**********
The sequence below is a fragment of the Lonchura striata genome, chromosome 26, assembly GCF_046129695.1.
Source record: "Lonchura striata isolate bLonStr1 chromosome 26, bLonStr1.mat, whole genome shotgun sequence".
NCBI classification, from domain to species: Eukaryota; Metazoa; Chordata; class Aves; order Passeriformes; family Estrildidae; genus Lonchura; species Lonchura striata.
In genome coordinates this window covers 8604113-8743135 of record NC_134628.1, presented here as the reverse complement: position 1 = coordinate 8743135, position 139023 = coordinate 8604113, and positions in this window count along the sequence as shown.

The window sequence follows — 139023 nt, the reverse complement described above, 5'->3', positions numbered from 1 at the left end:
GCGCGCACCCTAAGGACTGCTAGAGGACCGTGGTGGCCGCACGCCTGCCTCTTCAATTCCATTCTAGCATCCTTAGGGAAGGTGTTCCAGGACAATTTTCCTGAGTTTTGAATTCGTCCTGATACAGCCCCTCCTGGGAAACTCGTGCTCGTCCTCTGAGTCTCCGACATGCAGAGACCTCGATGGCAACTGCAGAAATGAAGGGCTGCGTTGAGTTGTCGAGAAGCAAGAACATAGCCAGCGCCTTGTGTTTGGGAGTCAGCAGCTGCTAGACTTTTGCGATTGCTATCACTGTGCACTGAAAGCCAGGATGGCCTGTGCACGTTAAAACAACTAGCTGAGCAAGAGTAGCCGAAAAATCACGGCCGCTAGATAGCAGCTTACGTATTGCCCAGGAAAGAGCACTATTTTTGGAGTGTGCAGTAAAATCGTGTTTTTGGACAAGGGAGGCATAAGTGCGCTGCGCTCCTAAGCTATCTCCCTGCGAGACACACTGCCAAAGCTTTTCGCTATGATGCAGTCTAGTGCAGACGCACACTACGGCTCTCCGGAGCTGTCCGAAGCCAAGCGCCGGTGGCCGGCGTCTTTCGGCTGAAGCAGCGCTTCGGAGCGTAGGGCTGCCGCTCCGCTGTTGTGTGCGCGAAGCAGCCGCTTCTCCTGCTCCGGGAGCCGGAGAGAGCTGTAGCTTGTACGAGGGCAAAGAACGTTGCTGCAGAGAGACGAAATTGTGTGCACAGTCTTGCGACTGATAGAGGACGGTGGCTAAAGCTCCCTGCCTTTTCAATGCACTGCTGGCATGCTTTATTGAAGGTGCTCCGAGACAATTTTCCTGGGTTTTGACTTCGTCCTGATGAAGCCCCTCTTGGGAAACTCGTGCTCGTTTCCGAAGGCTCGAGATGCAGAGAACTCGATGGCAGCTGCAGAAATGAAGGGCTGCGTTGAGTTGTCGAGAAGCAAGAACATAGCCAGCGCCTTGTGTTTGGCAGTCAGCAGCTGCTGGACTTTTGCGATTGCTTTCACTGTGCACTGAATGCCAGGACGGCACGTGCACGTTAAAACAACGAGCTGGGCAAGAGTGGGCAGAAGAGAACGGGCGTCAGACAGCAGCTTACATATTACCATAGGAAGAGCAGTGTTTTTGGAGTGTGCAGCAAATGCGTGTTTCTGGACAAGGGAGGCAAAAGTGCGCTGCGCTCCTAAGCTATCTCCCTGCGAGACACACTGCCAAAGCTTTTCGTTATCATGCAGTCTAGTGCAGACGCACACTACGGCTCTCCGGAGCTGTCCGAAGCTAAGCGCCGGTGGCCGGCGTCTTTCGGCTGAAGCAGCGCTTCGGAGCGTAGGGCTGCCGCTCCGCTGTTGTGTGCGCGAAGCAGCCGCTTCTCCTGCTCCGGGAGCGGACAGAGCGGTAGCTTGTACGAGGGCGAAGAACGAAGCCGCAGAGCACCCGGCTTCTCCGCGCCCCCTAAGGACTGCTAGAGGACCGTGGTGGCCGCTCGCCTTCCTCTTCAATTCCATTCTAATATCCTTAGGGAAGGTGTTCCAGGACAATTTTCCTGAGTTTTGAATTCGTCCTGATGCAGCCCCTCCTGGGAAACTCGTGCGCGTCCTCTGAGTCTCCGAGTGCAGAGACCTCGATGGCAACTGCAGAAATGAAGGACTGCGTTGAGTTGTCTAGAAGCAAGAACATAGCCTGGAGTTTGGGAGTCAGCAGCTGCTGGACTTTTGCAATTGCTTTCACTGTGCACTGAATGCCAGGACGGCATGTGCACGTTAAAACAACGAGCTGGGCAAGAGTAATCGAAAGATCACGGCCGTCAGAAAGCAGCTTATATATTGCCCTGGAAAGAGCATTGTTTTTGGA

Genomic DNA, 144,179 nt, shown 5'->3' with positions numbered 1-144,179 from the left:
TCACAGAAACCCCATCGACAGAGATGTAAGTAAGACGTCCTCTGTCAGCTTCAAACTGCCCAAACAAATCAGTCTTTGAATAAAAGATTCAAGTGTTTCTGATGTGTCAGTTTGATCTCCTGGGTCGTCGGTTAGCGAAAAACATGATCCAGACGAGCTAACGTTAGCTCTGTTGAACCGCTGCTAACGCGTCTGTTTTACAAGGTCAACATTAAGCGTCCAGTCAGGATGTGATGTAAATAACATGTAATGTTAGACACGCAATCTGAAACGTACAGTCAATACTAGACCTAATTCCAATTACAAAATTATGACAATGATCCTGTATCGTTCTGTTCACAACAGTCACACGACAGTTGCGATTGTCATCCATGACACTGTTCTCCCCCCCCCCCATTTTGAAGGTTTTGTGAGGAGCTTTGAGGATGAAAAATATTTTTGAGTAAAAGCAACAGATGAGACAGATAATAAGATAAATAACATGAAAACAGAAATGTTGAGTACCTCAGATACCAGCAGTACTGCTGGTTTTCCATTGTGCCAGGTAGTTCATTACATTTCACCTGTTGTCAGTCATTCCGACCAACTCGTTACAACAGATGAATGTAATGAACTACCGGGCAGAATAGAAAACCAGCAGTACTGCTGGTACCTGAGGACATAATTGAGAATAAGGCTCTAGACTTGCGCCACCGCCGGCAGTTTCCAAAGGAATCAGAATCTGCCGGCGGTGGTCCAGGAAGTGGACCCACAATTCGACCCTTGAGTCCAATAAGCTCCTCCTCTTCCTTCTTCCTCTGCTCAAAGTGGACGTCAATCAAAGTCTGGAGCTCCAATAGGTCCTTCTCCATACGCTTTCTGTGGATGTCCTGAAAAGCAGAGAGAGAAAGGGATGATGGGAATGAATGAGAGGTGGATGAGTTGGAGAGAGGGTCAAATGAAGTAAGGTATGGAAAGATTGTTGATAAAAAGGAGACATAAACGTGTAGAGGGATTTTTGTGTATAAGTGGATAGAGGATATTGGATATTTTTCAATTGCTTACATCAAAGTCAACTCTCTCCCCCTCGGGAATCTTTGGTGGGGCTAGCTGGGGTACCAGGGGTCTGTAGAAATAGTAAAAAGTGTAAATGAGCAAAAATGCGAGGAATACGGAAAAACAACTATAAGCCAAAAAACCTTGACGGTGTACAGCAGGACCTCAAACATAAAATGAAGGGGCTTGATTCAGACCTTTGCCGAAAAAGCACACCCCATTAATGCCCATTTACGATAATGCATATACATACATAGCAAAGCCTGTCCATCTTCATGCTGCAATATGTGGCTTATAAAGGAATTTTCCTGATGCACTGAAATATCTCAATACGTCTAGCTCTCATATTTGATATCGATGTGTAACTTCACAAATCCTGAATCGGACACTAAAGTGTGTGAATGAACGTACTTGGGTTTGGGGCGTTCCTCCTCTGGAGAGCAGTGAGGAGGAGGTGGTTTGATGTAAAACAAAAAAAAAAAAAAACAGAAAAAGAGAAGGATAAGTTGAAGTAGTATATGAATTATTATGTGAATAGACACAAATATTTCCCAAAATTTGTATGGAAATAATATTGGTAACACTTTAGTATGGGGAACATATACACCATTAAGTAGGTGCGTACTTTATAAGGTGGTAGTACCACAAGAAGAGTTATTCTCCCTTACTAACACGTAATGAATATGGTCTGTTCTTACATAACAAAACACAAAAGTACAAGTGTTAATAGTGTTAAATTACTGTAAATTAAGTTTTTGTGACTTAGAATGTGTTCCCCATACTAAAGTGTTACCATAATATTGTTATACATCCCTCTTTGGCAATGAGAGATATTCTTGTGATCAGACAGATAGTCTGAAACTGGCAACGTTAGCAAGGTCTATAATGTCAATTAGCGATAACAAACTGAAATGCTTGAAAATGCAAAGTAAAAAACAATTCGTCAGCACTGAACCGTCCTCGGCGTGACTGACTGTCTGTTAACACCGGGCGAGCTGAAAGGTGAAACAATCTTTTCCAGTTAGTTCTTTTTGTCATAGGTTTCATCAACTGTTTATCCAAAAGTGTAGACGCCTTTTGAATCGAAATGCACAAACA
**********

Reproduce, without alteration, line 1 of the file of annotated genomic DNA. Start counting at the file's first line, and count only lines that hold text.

The sequence below is a fragment of the Lonchura striata genome, chromosome 26, assembly GCF_046129695.1.